Perth pacemaker shock: medical giant concerned about hackable devices

Stock image.
Stock image.

HUNDREDS of people in Perth fitted with cardiac pacemakers may have to get their device’s software updated after it was proven they were susceptible to being hacked.

Medical device giant St Jude Medical, which now trades under the name Abbott Laboratories, will soon begin installing software updates on pacemakers which are vulnerable to being hacked.

The US Federal Drug Administration (FDA) issued a voluntary recall for the devices on Tuesday, with more than 465,000 people in that country affected.

The models affected are the Accent, Anthem, Accent MRI, Accent ST, Assurity and Allure. (To read the FDA recall notice click here.)

It is understood the security flaw could allow someone to access the device, use it to change the settings or switch it off completely.

This means a hacker could administer electrical shocks and change a person’s heart rate.

The situation is reminiscent of a plot line in the TV series Homeland, in which a terrorist hacked the pacemaker of the fictional vice-president.

No incidents of real-life hacking have been documented.

Abbott Laboratories in Australia has been contacted to ascertain precisely how many people in Perth are fitted with the vulnerable pacemakers.

“As medical devices become increasingly interconnected via the Internet, hospital networks, other medical devices, and smartphones, there is an increased risk of exploitation of cybersecurity vulnerabilities, some of which could affect how a medical device operates,” the FDA wrote.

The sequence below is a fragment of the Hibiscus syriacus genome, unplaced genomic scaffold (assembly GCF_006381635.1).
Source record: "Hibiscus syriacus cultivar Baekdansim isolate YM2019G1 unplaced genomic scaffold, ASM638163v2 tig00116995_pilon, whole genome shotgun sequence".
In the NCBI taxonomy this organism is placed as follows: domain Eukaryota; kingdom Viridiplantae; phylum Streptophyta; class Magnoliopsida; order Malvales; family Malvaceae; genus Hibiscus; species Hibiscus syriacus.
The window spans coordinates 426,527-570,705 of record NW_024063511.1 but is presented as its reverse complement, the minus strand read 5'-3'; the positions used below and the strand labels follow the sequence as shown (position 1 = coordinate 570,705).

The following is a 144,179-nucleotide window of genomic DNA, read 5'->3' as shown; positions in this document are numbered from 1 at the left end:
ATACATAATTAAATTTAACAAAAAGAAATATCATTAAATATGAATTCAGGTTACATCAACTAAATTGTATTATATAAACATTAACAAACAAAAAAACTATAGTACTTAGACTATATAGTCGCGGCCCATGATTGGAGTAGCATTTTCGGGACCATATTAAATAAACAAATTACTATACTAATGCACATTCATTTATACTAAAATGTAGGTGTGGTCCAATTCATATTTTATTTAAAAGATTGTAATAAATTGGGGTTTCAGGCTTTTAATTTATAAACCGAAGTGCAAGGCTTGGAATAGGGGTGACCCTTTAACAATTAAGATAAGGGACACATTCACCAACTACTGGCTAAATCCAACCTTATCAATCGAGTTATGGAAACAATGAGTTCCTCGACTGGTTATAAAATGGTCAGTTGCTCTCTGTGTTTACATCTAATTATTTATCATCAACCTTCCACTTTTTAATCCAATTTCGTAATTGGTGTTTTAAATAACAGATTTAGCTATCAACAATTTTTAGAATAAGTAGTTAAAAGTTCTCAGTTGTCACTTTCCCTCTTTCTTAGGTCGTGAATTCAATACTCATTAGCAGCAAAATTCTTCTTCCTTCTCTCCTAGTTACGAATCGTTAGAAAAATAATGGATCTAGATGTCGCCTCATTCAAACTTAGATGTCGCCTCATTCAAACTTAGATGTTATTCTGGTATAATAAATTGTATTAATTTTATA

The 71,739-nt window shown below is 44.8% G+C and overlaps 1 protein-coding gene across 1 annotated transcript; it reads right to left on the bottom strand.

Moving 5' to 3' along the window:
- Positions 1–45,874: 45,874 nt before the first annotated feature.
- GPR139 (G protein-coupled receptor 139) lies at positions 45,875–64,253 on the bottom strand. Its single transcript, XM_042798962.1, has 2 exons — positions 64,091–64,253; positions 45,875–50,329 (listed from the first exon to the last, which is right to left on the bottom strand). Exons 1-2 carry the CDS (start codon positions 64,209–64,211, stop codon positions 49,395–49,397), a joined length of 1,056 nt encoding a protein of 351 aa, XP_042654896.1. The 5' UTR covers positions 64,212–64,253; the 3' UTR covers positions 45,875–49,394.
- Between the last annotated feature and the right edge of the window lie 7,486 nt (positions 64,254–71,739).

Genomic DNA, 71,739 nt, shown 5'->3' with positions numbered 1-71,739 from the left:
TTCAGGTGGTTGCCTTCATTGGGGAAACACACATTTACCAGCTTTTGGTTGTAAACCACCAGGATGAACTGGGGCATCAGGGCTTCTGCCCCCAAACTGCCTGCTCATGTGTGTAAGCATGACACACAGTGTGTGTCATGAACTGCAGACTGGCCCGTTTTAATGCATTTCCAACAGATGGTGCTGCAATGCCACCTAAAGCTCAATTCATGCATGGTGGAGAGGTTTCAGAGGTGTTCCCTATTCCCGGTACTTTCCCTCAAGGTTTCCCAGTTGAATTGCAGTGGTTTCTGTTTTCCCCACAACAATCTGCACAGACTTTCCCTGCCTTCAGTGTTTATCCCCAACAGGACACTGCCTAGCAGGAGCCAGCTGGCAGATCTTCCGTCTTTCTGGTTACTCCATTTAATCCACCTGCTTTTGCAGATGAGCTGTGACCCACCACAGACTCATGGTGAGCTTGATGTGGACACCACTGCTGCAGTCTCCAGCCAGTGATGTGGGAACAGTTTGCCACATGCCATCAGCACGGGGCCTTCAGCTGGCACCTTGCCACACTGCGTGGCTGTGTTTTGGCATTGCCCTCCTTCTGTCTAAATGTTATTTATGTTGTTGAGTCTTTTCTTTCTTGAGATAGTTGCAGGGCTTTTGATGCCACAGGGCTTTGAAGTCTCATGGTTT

“The FDA has reviewed information concerning potential cybersecurity vulnerabilities associated with St Jude Medical’s RF-enabled implantable cardiac pacemakers and has confirmed that these vulnerabilities, if exploited, could allow an unauthorized user to access a patient’s device using commercially available equipment.

“This access could be used to modify programming commands to the implanted pacemaker, which could result in patient harm from rapid battery depletion or administration of inappropriate pacing.”

In a statement Abbott said having connected devices has a positive impact on patient health, and said they had developed a new firmware with additional security measures to address the problem.

“There have been no reports of unauthorized access to any patient’s implanted device, and according to an advisory issued by the U.S. Department of Homeland Security, compromising the security of these devices would require a highly complex set of circumstances,” Abbott’s executive vice president of medical devices Robert Ford said.

“Abbott is communicating with regulatory authorities worldwide to implement the new updates to the implantable devices.

“Abbott’s recommendation, and that of its Cyber Security Medical Advisory Board, is that a patient have a conversation with their physician to determine if the update is right for them.

“All industries need to be constantly vigilant against unauthorized access.

“This isn’t a static process, which is why we’re working with others in the healthcare sector to ensure we’re proactively addressing common topics to further advance the security of devices and systems.”

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